Nigeria, VVS patients, sept dec 2012.

“Providing a safe childbirth to Nigerian mothers”

Sivapalan Namasivay is an experienced anaesthesiologist. Since 2011, he has worked on several assignments with Médecins Sans Frontières (MSF): in Yemen, in Port Harcourt (Nigeria), and more recently in Syria. He has just spent a month in Jahun Hospital in the North of Nigeria, where MSF is responsible for maternity care, especially emergency obstetrics and newborn care.

What is MSF doing in its program in Jahun?

It is primarily focusing on maternal care. MSF operates out of a Government hospital facility where we are responsible for women coming in for maternity care. Pregnant mothers arrive here with serious complications such as cardiac failure secondary to severe anaemia and convulsions from severe eclampsia (high blood pressure in pregnancy). We try to reduce the associated morbidity (sickness or disease) and mortality by managing these complications and then providing a safe childbirth either by normal delivery or caesarean section. We also run a surgical treatment facility for the repair of vesico-vaginal fistulas (VVF). VVF is a terrible physical and psychological debility arising as a complication from improperly managed childbirth.

What did your mission consist of?

I was working in the operating theatre as a medical anaesthetist, where I supervised and assisted the three nurse-anaesthetists who provided the day to day anaesthetic services. Aside from that, and what I perceived as a more important role, was managing the medical emergencies of the patients admitted to the intensive care unit.

How important was your role in the treatment/care of our patients?

Most of our patients arrive in a compromised state of health and, what more, with the added problem of being in the late stages of pregnancy. The obstetricians work hard to ensure a safe delivery and the paediatrician takes care of the newborn. But the large majority of these patients have other complications that could endanger their lives and that of the unborn baby. In this situation, it is my role to manage these complications pre- and post-delivery and, when surgery is indicated, provide a safe mode of anaesthesia. Then there are also the patients admitted for extensive VVF repair surgery. Managing them pre-, intra- and post-surgery is also another responsibility of the medical anaesthetist.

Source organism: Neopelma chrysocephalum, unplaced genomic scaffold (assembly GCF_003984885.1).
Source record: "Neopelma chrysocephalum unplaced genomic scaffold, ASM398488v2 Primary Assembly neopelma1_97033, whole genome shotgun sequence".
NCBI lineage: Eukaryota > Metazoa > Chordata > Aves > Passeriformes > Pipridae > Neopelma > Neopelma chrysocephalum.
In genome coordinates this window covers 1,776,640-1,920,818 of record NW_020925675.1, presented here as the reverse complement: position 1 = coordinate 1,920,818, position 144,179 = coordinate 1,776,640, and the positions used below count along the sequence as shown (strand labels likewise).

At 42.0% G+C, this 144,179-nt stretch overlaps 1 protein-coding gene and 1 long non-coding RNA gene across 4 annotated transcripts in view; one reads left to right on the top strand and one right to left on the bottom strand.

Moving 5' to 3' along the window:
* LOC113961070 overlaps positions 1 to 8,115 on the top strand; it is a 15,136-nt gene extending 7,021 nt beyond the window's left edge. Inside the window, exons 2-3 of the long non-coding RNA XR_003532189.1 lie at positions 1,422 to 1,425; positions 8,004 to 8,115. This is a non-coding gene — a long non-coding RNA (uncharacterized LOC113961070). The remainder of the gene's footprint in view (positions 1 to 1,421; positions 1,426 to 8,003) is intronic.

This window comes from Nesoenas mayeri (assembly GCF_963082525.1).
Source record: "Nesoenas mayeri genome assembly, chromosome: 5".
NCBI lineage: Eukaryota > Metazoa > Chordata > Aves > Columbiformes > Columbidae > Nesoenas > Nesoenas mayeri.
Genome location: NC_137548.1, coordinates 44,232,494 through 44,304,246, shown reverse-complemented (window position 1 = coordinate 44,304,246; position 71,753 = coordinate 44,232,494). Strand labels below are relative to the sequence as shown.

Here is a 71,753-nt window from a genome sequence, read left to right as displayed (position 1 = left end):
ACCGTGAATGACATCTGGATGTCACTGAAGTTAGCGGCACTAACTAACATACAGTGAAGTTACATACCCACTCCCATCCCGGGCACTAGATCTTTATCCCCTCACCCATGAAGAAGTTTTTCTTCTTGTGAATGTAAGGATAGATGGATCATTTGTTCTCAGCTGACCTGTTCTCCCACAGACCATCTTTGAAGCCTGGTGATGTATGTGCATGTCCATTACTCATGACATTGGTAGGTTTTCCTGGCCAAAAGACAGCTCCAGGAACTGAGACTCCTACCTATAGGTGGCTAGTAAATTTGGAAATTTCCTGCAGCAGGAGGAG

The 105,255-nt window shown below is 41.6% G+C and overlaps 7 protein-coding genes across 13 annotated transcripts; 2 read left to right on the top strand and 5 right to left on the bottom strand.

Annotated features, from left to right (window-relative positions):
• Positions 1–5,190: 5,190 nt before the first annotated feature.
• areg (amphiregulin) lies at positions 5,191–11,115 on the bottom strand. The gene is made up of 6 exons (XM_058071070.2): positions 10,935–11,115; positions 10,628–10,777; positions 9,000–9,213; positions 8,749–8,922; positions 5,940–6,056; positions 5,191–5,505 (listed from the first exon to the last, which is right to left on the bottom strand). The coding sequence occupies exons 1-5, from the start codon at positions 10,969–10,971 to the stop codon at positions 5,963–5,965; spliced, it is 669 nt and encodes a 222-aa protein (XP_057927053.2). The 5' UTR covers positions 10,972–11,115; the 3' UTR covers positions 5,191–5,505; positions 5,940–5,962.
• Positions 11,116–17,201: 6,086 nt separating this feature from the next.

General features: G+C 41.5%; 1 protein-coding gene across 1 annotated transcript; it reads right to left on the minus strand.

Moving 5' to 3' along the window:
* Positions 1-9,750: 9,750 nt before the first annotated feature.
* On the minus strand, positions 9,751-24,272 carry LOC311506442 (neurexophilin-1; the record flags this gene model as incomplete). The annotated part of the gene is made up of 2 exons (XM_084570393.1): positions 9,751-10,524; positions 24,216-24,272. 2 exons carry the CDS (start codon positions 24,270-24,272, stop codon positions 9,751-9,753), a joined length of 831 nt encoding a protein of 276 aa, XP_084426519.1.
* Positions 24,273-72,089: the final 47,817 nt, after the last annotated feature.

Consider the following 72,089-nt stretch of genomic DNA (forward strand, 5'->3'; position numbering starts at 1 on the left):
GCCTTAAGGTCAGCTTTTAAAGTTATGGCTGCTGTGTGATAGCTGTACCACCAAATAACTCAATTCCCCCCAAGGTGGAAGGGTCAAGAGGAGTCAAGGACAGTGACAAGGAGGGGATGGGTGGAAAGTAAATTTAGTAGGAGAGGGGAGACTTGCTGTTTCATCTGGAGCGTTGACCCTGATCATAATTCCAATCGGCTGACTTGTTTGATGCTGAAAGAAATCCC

What are the main difficulties faced by our patients?

A lot of young girls are married early, as young as 15 years old. They get pregnant at a very young age and also experience multiple pregnancies. Malnutrition and especially its associated anaemia make these pregnancies a health risk for both mother and child.

Also there is almost no ante-natal check-up. Then there is the prolonged labour they are subjected to; some are brought to the hospital after being in labour for as long as 36-48hrs. The incidence of difficult and obstructed labour is an important cause of the resultant VVF that these patients eventually suffer.

Can you share some patient stories?

A 16 year-old pregnant girl was brought to the hospital for breathing difficulties. She was found to be in cardiac failure secondary to very low haemoglobin of 2gm/dl. The normal level would be 12-15gm/dl. We managed to treat her cardiac failure and also transfuse blood to improve her haemoglobin level. Sadly the unborn foetus was diagnosed to be dead in-utero. Thus the patient had to be induced to deliver a dead baby. Apparently a year ago she had delivered a still birth.